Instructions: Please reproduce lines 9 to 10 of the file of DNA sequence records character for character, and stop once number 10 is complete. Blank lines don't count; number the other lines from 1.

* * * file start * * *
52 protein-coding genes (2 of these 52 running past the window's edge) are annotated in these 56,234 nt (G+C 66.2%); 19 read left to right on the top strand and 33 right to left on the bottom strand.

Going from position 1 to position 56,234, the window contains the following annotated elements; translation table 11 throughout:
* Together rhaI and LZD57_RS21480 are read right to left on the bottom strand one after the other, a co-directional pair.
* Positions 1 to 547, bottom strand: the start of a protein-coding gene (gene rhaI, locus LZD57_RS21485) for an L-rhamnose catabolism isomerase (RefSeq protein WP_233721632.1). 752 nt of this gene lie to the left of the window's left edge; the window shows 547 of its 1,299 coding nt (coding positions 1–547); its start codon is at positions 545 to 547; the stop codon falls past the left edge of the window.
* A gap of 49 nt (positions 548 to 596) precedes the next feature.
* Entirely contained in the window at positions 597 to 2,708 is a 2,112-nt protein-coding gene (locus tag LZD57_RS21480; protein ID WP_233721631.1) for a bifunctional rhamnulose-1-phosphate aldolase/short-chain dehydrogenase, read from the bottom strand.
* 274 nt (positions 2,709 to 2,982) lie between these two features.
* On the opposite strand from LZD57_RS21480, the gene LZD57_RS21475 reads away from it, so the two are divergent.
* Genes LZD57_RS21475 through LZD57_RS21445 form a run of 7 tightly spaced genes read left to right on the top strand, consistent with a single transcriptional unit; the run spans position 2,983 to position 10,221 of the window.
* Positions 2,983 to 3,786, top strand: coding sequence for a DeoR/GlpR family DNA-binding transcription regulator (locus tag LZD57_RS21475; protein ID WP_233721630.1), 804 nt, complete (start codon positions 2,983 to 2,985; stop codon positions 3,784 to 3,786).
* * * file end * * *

* Genes LZD57_RS21475 through LZD57_RS21445 form a run of 7 tightly spaced genes read left to right on the top strand, consistent with a single transcriptional unit; the run spans position 2,983 to position 10,221 of the window.
* Positions 2,983 to 3,786, top strand: coding sequence for a DeoR/GlpR family DNA-binding transcription regulator (locus tag LZD57_RS21475; protein ID WP_233721630.1), 804 nt, complete (start codon positions 2,983 to 2,985; stop codon positions 3,784 to 3,786).